We now consider collisions explicitly. The usual first step (which is all we’ll take) is to calculate the mean free path    , $\lambda ,$ the average distance a molecule travels between collisions with other molecules, and the mean free time $\tau$ , the average time between the collisions of a molecule. If we assume all the molecules are spheres with a radius r , then a molecule will collide with another if their centers are within a distance 2 r of each other. For a given particle, we say that the area of a circle with that radius, $4\pi {r}^{2}$ , is the “cross-section” for collisions. As the particle moves, it traces a cylinder with that cross-sectional area. The mean free path is the length $\lambda$ such that the expected number of other molecules in a cylinder of length $\lambda$ and cross-section $4\pi {r}^{2}$ is 1. If we temporarily ignore the motion of the molecules other than the one we’re looking at, the expected number is the number density of molecules, N / V , times the volume, and the volume is $4\pi {r}^{2}\lambda$ , so we have $\left(N\text{/}V\right)4\pi {r}^{2}\lambda =1,$ or

$\lambda =\frac{V}{4\pi {r}^{2}N}.$

Taking the motion of all the molecules into account makes the calculation much harder, but the only change is a factor of $\sqrt{2}.$ The result is

Newton's second laws is call with
Really
Arzoodan
what is mean by thermodynamics
it is study about temperature and it's equilibrium
thiru
Its the study of heat and its relation with others kind of energy
Antonio
state caulombs law clearly
show mathematically that an electron has the greater speed than the proton when they attract each other
show mathematically that an electron has the greater speed than the proton when they attract each other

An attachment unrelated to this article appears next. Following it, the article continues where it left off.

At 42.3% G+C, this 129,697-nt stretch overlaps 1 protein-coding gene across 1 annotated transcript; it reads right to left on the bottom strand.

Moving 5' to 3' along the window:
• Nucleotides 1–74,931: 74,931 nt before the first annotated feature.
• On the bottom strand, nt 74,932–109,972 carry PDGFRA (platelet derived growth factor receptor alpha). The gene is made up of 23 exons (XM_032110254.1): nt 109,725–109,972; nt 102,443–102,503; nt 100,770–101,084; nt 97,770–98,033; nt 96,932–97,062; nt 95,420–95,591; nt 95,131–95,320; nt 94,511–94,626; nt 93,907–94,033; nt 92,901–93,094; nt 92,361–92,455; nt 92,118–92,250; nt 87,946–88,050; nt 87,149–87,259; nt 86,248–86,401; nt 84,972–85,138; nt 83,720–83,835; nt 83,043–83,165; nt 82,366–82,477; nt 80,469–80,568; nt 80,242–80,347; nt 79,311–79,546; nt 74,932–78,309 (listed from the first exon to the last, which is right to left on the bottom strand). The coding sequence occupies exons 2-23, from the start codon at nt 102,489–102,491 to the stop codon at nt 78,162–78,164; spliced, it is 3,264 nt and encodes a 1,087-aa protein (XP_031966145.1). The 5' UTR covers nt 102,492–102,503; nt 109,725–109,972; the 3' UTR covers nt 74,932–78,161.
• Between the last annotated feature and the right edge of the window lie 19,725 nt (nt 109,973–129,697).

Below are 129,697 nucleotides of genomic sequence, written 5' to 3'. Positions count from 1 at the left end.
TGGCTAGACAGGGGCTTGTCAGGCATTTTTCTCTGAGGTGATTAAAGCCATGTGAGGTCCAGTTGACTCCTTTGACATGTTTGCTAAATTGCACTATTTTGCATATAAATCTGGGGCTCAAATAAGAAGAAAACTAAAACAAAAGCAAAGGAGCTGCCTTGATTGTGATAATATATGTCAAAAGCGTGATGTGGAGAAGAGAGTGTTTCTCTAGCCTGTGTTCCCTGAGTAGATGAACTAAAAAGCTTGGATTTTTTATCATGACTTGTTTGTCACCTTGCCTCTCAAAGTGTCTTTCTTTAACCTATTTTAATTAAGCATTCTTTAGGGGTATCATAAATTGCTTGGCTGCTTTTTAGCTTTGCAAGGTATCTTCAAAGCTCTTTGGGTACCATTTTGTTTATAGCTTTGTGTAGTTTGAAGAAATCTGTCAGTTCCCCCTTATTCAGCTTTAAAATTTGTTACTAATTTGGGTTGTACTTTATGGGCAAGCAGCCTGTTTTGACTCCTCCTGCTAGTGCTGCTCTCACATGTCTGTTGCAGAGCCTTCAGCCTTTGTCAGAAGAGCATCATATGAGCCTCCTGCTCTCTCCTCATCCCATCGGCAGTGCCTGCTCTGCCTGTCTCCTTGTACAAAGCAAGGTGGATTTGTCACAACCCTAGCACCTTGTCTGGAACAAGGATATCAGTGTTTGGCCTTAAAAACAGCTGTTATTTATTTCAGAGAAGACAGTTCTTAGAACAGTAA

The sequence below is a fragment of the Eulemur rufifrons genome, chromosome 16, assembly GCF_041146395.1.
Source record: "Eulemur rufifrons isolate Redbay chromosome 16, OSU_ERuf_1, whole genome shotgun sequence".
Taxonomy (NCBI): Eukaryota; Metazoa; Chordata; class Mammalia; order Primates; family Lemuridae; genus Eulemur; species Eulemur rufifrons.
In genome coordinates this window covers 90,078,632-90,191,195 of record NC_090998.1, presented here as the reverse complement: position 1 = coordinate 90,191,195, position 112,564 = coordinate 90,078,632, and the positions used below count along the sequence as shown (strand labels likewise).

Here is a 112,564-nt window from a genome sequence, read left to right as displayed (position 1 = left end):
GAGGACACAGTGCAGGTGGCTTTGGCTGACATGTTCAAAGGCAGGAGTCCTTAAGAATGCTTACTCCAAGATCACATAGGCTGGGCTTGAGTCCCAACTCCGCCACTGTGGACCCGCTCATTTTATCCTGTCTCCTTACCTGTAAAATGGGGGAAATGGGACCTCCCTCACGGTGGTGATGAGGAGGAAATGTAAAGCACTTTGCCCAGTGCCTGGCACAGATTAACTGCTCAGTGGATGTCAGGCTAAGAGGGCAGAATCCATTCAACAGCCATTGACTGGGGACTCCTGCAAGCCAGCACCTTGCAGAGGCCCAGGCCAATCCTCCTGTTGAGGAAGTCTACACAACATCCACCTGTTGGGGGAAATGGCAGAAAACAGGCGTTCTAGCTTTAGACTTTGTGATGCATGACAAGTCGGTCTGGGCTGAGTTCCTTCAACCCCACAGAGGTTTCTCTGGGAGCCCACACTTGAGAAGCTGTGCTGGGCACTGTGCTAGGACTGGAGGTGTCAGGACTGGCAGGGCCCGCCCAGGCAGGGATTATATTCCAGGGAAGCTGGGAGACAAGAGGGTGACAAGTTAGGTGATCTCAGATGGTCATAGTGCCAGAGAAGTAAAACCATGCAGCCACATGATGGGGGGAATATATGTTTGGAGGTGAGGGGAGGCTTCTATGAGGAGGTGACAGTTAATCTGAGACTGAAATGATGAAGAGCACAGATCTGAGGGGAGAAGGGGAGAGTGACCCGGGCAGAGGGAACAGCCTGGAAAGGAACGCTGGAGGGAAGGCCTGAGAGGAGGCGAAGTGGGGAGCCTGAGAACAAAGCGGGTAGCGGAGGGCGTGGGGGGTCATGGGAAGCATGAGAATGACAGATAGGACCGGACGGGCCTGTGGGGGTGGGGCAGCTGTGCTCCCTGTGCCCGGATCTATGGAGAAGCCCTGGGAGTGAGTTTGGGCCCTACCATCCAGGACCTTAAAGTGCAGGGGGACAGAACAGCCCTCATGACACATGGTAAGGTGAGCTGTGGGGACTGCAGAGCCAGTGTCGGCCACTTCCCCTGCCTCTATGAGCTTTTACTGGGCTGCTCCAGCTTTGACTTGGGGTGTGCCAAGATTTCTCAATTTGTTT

srikanta
@ezra & srikanta; for electrons: a=ke^2/(mr^2) and for protons: a=kp^2/(mr^2)
Sikandar
what is electrostatics
the study of charge at rest
Gulzar
@Hero; the study of charges at rest is the electrostatics
Sikandar
okay what is electrostatic?
Abd
charge at rest
Nawal
set of character...
Arzoodan
oky
Abd
Gauss law, electric fields, dipoles,...
Antonio
good
Abd
A proton initially at rest falls through a p.d of 25000V. what speed does it gain?
@Minister; use equation v= sq root(2×eV/m)
Sikandar
what is the reaction of heat on magnet
Magnetization decreases with increase in temperature. But in case of diamagnetic substance heat has no role on magnetization.
srikanta
what is a physical significant of electric dipole moment .
A dipole moment it's a mechanical electrical effect used in nature
Antonio
what is the uses of carbon brushes in generator
to minimize heat
constand
at what temperature is the degree Fahrenheit equal to degree Celsius
Celsius and Faharaneith are different, never equal
Antonio
find their liners express of n=a+b/T² ( plot graph n against T)
Radio Stations often advertis "instant news,,if that meens you can hear the news the instant the radio announcer speaks it is the claim true? what approximate time interval is required for a message to travel from Cairo to Aswan by radio waves (500km) (Assume the waves Casbe detected at this range )
what is growth and decay
Can someone please predict the trajectory of a point charge in a uniform electric field????
what is deference between strong force and coulomb force
how do you convert temperature in degree Celsius to Fahrenheit
kwame
Celsius x 9/5 +32
Cyclone